Referring to the drawings there is shown generally, as indicated by reference numeral 10, a kinesitherapeutic bed structure. As depicted the structure includes a bed frame 12 having longitudinally extending frame members 14 and transverse end members 16. The bed structure is supported on frame legs 18.
A body-supportable coil spring assembly 20 reposes on the bed frame and may include a mattress 22 and box spring 24. The assembly is given an opening 26 dimensioned to accommodate an upper vibratory element 28 therewithin. In its horizontal disposition the vibratory element 28 lies in substantially the same horizontal plane as the upper surface of mattress 22 so as to constitute an effective continuation thereof and thus provide the usual comfort expected of the mattress. As can be seen most clearly from FIG. 3 a covering 30 is desirably provided over the plate-like vibratory element conforming closely in resiliency to that of the mattress.
A motion generating mechanism 32 is mounted on the bed frame beneath the box spring, the upper vibratory element 28 thereof extending upwardly into the opening in the coil spring assembly as previously described. Referring to FIG. 2, the motion generating mechanism comprises top and bottom plate elements 34, 36 which are reciprocable in closely adjacent horizontal planes in mutually perpendicular directions. Thus, the bottom plate 36 is reciprocable in the "X" directions whereas top plate 34 is reciprocable in the "Y" directions.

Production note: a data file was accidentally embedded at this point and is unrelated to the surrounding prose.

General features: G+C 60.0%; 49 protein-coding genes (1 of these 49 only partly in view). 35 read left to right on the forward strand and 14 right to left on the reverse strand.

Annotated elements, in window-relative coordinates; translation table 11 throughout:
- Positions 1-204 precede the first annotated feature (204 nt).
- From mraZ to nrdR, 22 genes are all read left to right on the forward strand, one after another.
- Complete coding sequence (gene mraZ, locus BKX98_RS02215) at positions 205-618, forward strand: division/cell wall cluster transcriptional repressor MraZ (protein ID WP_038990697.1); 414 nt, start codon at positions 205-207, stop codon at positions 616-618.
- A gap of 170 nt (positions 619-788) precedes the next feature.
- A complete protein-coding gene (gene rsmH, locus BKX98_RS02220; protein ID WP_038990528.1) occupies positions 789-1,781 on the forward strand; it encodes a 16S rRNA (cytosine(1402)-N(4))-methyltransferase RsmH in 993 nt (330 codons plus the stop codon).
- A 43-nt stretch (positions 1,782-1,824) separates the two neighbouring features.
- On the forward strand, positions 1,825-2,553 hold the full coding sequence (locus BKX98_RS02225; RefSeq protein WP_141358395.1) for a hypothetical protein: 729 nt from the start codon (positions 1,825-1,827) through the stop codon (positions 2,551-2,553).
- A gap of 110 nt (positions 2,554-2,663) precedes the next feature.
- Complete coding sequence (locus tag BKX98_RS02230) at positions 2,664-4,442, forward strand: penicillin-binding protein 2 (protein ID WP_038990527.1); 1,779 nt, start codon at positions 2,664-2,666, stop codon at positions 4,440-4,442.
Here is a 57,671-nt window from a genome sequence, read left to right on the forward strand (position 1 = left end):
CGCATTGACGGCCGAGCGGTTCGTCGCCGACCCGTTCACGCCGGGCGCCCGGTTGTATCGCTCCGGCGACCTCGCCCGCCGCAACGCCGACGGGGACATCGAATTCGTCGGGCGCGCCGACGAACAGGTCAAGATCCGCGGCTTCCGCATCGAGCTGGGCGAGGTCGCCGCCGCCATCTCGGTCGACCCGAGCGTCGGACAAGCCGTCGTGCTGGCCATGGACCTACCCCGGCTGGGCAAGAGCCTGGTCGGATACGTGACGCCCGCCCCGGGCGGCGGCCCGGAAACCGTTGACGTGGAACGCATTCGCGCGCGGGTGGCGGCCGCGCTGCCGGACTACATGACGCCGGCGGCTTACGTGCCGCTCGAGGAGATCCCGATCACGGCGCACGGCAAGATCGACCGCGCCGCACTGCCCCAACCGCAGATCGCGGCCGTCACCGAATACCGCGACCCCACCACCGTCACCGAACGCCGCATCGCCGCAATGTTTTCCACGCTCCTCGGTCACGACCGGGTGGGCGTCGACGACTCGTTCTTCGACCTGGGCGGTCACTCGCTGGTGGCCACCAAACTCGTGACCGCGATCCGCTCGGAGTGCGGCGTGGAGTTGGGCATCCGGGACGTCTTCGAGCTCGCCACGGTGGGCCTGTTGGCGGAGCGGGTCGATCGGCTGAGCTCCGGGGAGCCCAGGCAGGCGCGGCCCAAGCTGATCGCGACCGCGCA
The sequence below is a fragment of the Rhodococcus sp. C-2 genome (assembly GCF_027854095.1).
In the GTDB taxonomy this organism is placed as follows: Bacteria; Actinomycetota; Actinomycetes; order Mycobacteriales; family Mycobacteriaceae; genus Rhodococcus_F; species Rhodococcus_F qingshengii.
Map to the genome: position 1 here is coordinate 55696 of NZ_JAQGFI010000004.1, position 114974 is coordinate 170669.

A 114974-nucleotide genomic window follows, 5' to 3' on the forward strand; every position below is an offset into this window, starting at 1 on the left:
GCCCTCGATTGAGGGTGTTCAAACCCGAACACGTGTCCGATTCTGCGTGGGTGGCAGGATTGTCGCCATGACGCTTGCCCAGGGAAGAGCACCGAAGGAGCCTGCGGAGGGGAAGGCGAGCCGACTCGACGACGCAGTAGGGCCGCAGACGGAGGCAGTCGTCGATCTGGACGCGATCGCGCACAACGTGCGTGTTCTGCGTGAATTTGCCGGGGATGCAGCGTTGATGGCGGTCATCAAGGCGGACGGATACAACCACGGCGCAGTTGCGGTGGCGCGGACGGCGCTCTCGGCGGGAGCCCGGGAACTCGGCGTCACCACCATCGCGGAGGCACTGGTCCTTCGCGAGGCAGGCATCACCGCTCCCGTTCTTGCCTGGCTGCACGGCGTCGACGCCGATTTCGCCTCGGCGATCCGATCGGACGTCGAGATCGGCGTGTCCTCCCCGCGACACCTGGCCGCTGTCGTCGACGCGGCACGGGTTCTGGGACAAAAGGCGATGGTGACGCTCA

Each of the top and bottom plate elements and the upper vibratory element are operable independently. Thus, in order to effect movement of the top and bottom plate elements there is mounted on each such plate element a rotatable cam 38 drivable by means of a motor shaft or motor driven shaft 40. Cams 38 are engageable with a camming surface 42 which may constitute the adjacent wall of a motor mounting plate 44. It will be understood, of course, that such motors (not shown) may be of the variable speed type and indeed are desirably so controlled.
The motion generating mechanism 32 includes at least two rails 46, 48 which are parallel and are of sufficient length to be affixed to the longitudinally extending frame members 14. If so desired the rails may be provided with a mounting bracket 50 at each end to facilitate securing of the mechanism to the bed frame. A first set of shafts 52 are carried fixedly on the rails as by being provided with box members 54 that are preferably welded to the rails. The bottom plate element 36 is given journals 56 with brushing elements 58 such that it may be reciprocated along shafts 52 in the "X" directions through selective driving of cam 38 mounted thereon. A second set of shafts 60 having box members 62 secured thereto are carried atop the bottom plate element. Box members 62 are affixed to the bottom plate element so as to transmit the reciprocatory movement of the bottom plate element to the top plate element. However, the top plate element 34 is given journals 64 with brushing elements 66 to enable the top plate element to be reciprocated along shafts 60 in the "Y" directions through rotation of cam 38 mounted on the top plate element.